23
   

How many people is it acceptable to have.....

 
 
The Pentacle Queen
 
  1  
Reply Wed 11 Feb, 2009 05:21 am
@hingehead,
Exactly, Hingehead. Smile
0 Replies
 
The Pentacle Queen
 
  1  
Reply Wed 11 Feb, 2009 05:28 am
Well, my profile atm is this: 'A man who desires no more from things than to understand them easily makes peace with his soul' Friedrich Nietzsche.

So, no I wasn't offended with what Spendius said, just hoping I hadn't gone to far down in his estimations. I asked for opinion and if I was going to get one contrary to what I 'wanted' to hear then I am glad it was from someone who can articulate themselves well and put up an interesting debate. Whilst i'm not sure his gender distinctions stand up to modern opinion, he is right in pointing out the dangers. I do tend to forget them.

Very big thank you to everyone who has been posting.
0 Replies
 
aidan
 
  1  
Reply Wed 11 Feb, 2009 08:11 am
@hingehead,
Quote:
Actually the fact that individuals are different is one life's most interesting gifts. If you want your differences to be based on what hangs (or doesn't) between your legs, and if you want your possibilities in life to based on same, well, I prefer my world.

And actually that sounds as if you're boiling it all down to two choices again.
As if I said that because I find it interesting, that's all I find interesting- that's not at all what I said.

Quote:
You tell me what the singular characteristics of the TWO genders are and I will show someone with the wrong dangly bits displaying that characteristic.

I was just being a smart aleck. sorry - didn't realize we were being so serious now.
spendius
 
  1  
Reply Wed 11 Feb, 2009 09:47 am
@aidan,
Quote:
The reason you shouldn't take anything personally PQ is that he has issues with female behavior universally and across thousands of years.


The usage there of "issues" is okay as long as it is taken to mean an interest and not to imply any objections. We both are as we are. It is a question of the management of the obvious tensions between us in relation to certain objectives. That involves some restrictions on free expression of both sides.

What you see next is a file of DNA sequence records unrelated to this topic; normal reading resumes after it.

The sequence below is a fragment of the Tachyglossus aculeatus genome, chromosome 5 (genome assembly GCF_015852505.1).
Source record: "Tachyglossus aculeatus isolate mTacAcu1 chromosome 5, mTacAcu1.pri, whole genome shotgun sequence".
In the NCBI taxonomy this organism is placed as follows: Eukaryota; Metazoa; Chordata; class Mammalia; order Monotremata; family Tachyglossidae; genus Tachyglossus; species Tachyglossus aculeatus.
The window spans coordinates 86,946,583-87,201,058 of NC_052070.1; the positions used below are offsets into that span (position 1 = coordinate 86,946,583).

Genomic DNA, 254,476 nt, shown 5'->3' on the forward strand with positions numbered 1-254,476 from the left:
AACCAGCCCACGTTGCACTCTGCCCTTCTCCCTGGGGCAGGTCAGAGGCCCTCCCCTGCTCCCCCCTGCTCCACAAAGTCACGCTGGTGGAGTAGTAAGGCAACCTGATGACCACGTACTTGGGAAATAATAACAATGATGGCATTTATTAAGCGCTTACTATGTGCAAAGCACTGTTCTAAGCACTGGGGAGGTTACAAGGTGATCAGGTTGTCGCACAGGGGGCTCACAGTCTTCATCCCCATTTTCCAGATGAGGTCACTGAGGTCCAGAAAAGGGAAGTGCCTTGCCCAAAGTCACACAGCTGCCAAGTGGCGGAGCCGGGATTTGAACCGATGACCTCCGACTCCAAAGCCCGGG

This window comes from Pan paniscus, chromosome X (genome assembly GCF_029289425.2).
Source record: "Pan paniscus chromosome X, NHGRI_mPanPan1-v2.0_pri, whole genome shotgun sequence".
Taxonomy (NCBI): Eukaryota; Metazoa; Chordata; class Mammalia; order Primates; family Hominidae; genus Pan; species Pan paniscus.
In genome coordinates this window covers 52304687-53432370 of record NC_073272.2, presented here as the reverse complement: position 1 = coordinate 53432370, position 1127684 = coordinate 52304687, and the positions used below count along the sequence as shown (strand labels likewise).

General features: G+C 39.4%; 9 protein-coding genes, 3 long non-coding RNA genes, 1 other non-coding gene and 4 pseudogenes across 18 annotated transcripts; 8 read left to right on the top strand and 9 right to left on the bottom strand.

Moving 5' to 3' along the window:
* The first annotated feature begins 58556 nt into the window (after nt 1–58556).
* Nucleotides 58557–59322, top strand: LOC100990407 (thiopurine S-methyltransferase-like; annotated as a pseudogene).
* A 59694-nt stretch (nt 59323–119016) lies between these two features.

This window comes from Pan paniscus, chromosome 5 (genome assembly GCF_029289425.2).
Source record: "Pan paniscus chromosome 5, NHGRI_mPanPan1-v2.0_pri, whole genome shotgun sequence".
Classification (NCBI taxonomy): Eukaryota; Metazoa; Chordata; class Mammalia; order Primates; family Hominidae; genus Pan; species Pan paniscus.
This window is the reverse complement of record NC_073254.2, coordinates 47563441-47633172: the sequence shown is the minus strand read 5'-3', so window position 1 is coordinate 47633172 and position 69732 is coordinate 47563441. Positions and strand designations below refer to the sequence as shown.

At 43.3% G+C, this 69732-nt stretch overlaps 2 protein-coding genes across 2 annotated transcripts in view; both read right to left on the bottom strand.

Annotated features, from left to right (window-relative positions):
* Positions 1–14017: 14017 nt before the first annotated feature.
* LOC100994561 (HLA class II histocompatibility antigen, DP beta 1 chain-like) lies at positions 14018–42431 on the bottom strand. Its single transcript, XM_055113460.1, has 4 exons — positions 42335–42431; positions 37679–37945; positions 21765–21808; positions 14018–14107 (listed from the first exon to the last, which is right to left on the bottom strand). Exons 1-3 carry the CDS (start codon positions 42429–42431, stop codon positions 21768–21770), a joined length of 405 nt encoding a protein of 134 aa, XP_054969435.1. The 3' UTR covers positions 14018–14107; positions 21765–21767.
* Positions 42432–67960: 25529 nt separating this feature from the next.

We know that unbridled promiscuity is perfectly natural and that it is characterised by what we consider to be serious negativities. To us, unimaginable negativities. Hence our attempts to control promiscuity in relation to economic factors. Society is impossible without such control.

Freud maintained that the control damaged our mental and physical health and it is difficult to argue with that. But leaving it to nature is even more damaging.

Civilisation, particularly advanced civilisation, requires strict controls. But who is to decide what they are and who they will apply to and how they will be managed.

History has shown that calling in the aid of Divine guidance has been the most efficient method. That is why all societies have religion. It has the advantage when developed over long time periods of setting aside the interests of elite classes. Without Divine guidance elites will pursue their own interests as, say, Nero did. He was sentenced, after he almost bankrupted the Roman Empire with his exercise of individual free expression, to be "dedicated to the infernal deities" or somesuch. To be whipped to death in ordinary language. He committed suicide first though.

Religion is an evolutionary tool. That is why I find it so astonishing that so-called evolutionists seek to undermine and destroy religion. The nicest thing one can say about them is that they are completely stupid. That they seek to destroy an evolutionary tool like Christianity when faced with the benefits it has brought, and which they themselves are enjoying, and when it is quite capable of evolving further to meet new challenges, beggars belief, and explains why they only constitute a small, if noisy, segment of the population. (14% I gather.)

They went to the Dover trial using scientific evidence of blood clotting cascades in chiclids to set aside 2,000 years of Christian thinking which produced the very science they so arrogantly claim to be speaking in favour of and saw it as a great victory when they found one judge, who has a bumper sticker reading "Have gavel-will travel", idiotic enough to agree with their silliness. Skimming a few million dollars off the locals in the process.

In a truly promiscuous world the German cad would have screwed Queenie on the night-club table. And then departed in the throes of post-coital euphoria. The very fact that they went to hide in her rooms shows that they accept Christian values. After all- there are movie art-works extant with Library of Congress catalogue numbers and copyright protection in which a table-ender, a luxury enjoyed by some married men at lunchtime who live near their place of work, might well be taking place in a corner away from the main action. So they should be commended for their discretion in that regard.

What I'm trying to explain is that a balance of forces are involved, a social contract, and that these forces are under ethical guidance stemming from Christian morals and that proponents of evolution theory need to explain what alternative they are putting forward in their place bearing in mind that the free expression of individuality is applicable to themselves and they have exactly the same urges that our lovers had on the night in question and in the movie artworks.

Mr Dawkins is on his third wife and it is a fair bet that a "shagger", as some ladies refer to his type, will take advantage, on his speaking tours, of the local talent whose little heads he is well practiced at spinning into a ball of confusion.